I was wrong. While respectful to the original series, this BSG is all-new and all-improved, although I suspected while watching the mini-series a couple of years ago that the writers might have been fans of the game Homeworld. The art style and cinematic direction of space combat was very, very familiar, from the way fighters pitched and rolled in combat to the sound of the cannon fire, and even the way carriers performed. You reading this, Ron? I'm on to you...

Regardless, the new episode's big revelation - I hate to say - came as no surprise. Those who are fans will appeciate it when I say that from Baltar's initial "I'll never tell" to D'Anna's last "The fifth is not in the fleet", the writing was on the wall as to who was the last of the Final Five cylons. Alex? If you're reading this - you frakking called it.

As for Dee... Brilliant, is all I will say.

Now will someone please tell me what the hell is going on with Starbuck?

Friday, January 16, 2009

Postage questions: mug shipping

Hey guys,

I've had a few questions about shipping costs for the mugs, and after doing some reading, I've got figures on how much it will cost to ship them. I've covered a few countries, so if yours isn't listed here, let me know and I'll give you exact details.

All prices given are in Australian dollars and indicate a package weighing between 500 and 750 grams.

United States of America & Canada
Registered International - $25.65
Air mail - $20.65
Sea mail - $14.45

British Isles & Europe
Registered International - $30.60
Air mail - $25.60
Sea mail - $14.45

Registered International - $22.35
Air mail - $17.35

New Zealand
Registered International - $19.05
Air mail - $14.05

Australia (Domestic - Metropolitan areas)
Parcel Post: $11.60
Express Parcel Post: $20.20
Parcel Post: $7.20
Express Parcel Post: $9.90
Parcel Post: $9.75
Express Parcel Post: $14.50
Parcel Post: $9.75
Express Parcel Post: $14.50
Parcel Post: $10.05
Express Parcel Post: $15.70
Parcel Post: $10.05
Express Parcel Post: $15.70
Parcel Post: $10.95
Express Parcel Post: $14.50

So, if you would like one of these mugs, let me know, and please indicate which method of shipment you would prefer. All shipments will be sent after payment is received. Insurance is guaranteed within Australia (as per Australia Post's requirements) and any international shipments that you would like insured must be sent as "registered", for which prices are indicated here.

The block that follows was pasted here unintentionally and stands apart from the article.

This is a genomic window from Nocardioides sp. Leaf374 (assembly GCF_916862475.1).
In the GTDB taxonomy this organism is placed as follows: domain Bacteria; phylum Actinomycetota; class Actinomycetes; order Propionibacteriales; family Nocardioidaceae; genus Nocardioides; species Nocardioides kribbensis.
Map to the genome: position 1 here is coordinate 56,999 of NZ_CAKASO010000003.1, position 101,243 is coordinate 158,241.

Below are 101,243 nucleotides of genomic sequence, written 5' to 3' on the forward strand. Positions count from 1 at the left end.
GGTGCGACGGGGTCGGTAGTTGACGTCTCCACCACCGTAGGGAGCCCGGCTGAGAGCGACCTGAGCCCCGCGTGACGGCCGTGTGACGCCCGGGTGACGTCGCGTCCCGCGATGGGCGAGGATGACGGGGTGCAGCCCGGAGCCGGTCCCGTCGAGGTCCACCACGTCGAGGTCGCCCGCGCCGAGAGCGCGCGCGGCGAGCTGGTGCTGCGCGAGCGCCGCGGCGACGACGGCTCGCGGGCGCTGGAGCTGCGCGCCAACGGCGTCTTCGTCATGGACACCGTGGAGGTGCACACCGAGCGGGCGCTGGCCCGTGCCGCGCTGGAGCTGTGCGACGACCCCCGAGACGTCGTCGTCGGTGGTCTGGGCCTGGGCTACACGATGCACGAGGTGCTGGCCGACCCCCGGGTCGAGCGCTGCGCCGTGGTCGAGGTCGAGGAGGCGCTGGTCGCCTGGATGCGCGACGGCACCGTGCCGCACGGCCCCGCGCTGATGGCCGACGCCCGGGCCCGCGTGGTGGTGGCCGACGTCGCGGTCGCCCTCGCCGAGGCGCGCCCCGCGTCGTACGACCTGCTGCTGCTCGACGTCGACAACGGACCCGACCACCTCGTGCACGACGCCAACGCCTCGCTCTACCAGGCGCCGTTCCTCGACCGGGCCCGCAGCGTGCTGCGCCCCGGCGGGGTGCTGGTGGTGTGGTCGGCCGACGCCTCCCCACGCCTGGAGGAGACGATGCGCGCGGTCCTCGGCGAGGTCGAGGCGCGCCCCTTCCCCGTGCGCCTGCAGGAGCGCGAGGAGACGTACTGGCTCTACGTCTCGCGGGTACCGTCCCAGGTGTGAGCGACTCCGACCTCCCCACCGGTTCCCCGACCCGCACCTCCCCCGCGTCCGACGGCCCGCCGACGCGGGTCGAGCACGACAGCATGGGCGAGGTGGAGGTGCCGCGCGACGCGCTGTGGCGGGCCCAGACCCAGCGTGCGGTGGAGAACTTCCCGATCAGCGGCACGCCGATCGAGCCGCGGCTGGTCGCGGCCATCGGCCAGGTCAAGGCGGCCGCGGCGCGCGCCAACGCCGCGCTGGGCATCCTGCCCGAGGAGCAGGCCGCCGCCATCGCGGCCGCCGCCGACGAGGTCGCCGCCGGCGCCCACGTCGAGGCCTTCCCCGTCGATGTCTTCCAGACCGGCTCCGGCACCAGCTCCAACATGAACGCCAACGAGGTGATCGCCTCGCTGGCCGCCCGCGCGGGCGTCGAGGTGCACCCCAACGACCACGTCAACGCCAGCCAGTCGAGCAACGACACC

If you would like to see more postage rates - please visit Australia Post's website here.

Thursday, January 15, 2009

Atlantis DSV C.A.G. mugs available!

I said we were going to do 2009 right, and to all high heavens I mean it!

To kick us off this year, I've got an offer for all you folk who keep track of the site and this blog.

I recently posted on NCQ with an open-offer to the community asking if they would like Atlantis DSV mugs made, and the reaction has been quite positive to say the least. I figure if I am going to do this, I may as well make the most of it and throw it out there to the rest of you as well.

Last year I had a couple of coffee mugs made up with the crest of the VF-107 Rapiers printed on each side and the letters "CAG" swung under the sword pommels. They turned out really well, and after over a year of use, it's still held its colour and print.

Over the course of January and February, I'll be taking orders for a new set of these mugs.

The above is the design that will be printed. Each mug will be done in white ceramic, with the crest printed on the two facing sides. The price is $20 (Australian), plus shipping and handling from Australia, payable with paypal or direct deposit if you live in Australia.

Payment has to be made before shipping, and all postage will be insured to protect you and your goods from damage or loss.

The first order will be made on 25 January, 2009, so if you would like one of these mugs, please contact me before then.

Orders can be sent to my email address at and I will confirm your order by providing you with paypal details. Please indicate how many mugs you would like (if applicable) and to where/whom you would like it shipped.